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Diary of Charles Francis Adams, 1865

Saturday 29th

29 April 1865
30 April 1865
Sunday 30th

Chilly, blustering, uncomfortable day. Went with Mr Alward, to the Church in Wells Street which is another of those that represent the tendency of a part of the established faith to approximate towards the Roman. The edifice itself has no particular merit. It is modern, of the simpler form of Gothic, disfigured by the introduction of a very heavy and broad gallery which makes the parts underneath dark and close. It is free to the public, being supported by voluntary contribution. It was densely packed with people of the better class. A large proportion of the service was sung, whilst the rest was intoned both by priest and people. An Anthem which was beautiful and well executed. Indeed, nothing could be more dramatically effective, than the whole service. Far more effective than any Oratorio I ever witnessed. I took great pleasure in it, but I fear that I could not appreciate as worship so much as an exhibition. To attend there regularly would dry out of me all simplicity of piety. The sermon was indifferent as possible. A really eloquent preacher would establish the fortunes of this edifice. As it is I doubt if it endure long in this form. One step more would land it in Romanism. At home where I had a meeting of persons to prepare for tomorrow’s meeting. The resolutions were covered over, and struck me as full of words. They are Mr Morse’s—and though I shall alter them, they will not meet the level of the occasion. How bare London is of educated Americans! This always strikes me when every thing of this kind is to be done. I also had visits from Miss Motley, Mr Forster, and Sir Roderick Murchison. Then a walk to the Zoological gardens. But my mind was overcharged with anxiety about what I was to say an opening the meeting tomorrow, I applied myself to the draught which kept me until after midnight.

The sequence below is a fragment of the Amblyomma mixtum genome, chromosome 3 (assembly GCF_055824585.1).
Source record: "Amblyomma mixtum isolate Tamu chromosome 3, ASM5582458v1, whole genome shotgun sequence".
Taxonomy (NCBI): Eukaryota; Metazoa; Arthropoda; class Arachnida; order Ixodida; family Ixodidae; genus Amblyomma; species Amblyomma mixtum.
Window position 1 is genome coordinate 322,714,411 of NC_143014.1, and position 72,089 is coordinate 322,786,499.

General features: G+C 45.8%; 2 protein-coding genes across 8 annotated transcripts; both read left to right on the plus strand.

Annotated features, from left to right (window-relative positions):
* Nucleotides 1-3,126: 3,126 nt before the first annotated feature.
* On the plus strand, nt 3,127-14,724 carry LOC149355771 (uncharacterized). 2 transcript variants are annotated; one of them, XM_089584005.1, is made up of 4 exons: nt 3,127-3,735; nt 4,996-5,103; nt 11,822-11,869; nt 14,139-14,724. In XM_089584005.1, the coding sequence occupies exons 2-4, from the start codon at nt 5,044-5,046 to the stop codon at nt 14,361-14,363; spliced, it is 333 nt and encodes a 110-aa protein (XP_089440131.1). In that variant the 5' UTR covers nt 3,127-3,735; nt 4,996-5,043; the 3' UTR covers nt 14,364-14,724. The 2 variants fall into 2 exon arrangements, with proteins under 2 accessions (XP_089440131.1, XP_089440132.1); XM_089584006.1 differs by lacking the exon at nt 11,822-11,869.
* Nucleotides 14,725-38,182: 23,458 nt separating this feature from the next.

Cite web page as:

Charles Francis Adams, Sr., [date of entry], diary, in Charles Francis Adams, Sr.: The Civil War Diaries (Unverified Transcriptions). Boston: Massachusetts Historical Society, 2015. http://www.masshist.org/publications/cfa-civil-war/view?id=DCA65d120